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Ieng Sary's redemption

BUDDHIST leaders are guardedly anticipating Maha Ghosananda's clemency of Ieng Sary,

saying that such unconditional displays of compassion - even towards men who have

been branded mass-executioners - are crucial to Cambodia's salvation.

"Even if someone has committed the most violent of crimes, we must help them

to become peaceful men," says the Venerable Yos Hut Khemcaro, head of the Khmer

Buddhist Foundation, who has regularly participated in Ghosnanda's peace rallies.

"But Cambodians must be responsible and not allow anyone to manipulate them

and use different tactics to commit the same crimes."

Khemcaro is not alone in expressing this sentiment.

"Ieng Sary knows the difference between right and wrong, and should be taken

back into society for the sake of peace and development in Cambodia," says Venerable

Tep Vong Nikay, who sits atop the clerical hierarchy as one of the nation's two Supreme

Patriarchs.

"But if Sary reverts again to his former role, that we Buddhists cannot accept,"

he cautions. "If he still has weapons and troops and he starts killing people

again, the Buddhists and myself will not allow this."

Whenever Sary's name is mentioned, Nikay and the other Venerables allude to the ancient

Buddhist tale of Angulimia - the Garland of Fingers - formerly called Aheungsaka.

"Ieng Sary is just the same as Aheungsaka - the prince of Innocence," claims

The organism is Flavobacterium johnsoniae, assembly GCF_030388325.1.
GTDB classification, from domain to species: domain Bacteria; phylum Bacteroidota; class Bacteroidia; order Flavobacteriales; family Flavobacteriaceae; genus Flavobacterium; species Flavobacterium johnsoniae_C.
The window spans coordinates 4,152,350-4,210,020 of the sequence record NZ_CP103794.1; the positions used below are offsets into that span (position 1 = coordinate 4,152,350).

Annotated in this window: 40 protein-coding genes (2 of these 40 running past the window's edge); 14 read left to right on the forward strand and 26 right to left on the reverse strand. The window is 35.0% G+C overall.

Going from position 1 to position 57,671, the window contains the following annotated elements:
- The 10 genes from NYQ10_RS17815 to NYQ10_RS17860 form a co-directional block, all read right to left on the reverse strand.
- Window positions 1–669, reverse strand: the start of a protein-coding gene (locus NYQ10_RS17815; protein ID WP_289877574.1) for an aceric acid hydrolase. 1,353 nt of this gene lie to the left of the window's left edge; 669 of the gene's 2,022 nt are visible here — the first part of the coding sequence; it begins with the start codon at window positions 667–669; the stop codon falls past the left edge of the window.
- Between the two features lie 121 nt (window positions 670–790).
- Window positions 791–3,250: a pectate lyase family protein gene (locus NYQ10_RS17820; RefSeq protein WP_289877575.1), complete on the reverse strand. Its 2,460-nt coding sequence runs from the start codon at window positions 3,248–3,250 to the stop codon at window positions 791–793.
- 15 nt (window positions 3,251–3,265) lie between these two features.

Nikay.

The story goes that Angulimia was born under the Constellation of Thieves, the sign

of Innocence. When he was older, his teacher, who had become insane, tasked the pliable

young man to murder a thousand people and collect a finger from the right-hand of

each of his victims.

Dutifully, he rampaged, claiming 999 victims and wearing their fingers around his

neck. But when the moment came to claim his thousandth victim, the Buddha intervened

persuading him to give up his wicked ways and convert to his way of life.

According to Dr Hema Goonatilake, the Sri Lankan representative of the Heinrich Boll

Foundation's Phnom Penh chapter, a Buddhist-oriented development NGO, the story serves

as a multi-layered parable of Cambodia's recent cataclysmic past.

In her opinion, the moral is that the actions of individuals, and their Karma - the

spiritual baggage that is left over from previous lives - cannot be divorced from

the society-at-large, and often interact with it.

"It is society that also made Aheungsaka/Angulimia do those things," she

says.

It is futile, therefore, to condemn the acts of individuals and push them to confess

to their sins, unless the wider social picture is examined to see what are the ills

that caused them to behave particularly, so that they won't resort to crime again.

More bluntly, Khemcaro makes a similar point.

"A few Khmer Rouge leaders could not have acted alone," he declares. "There

were millions [of Cambodians], including Buddhist clergy, who helped and worked with

the Khmer Rouge.

"The Khmer Rouge was born out of Cambodian society. It is the child of Cambodia."

Even if Ieng Sary never reveals the whole truth about the extent to which he served

Pol Pot under Democratic Kampuchea, both Goonatilake and Khmecaro are convinced he

will be ostracized as long as he does not demonstrate a willingness to reform and

engage himself in bringing about change for the good of all Cambodians.

"Self-realization is more important than simply confessing to one's sins,"

says Goonatilake. "Besides, in his mind, Ieng Sary must already be dying a thousand

deaths."

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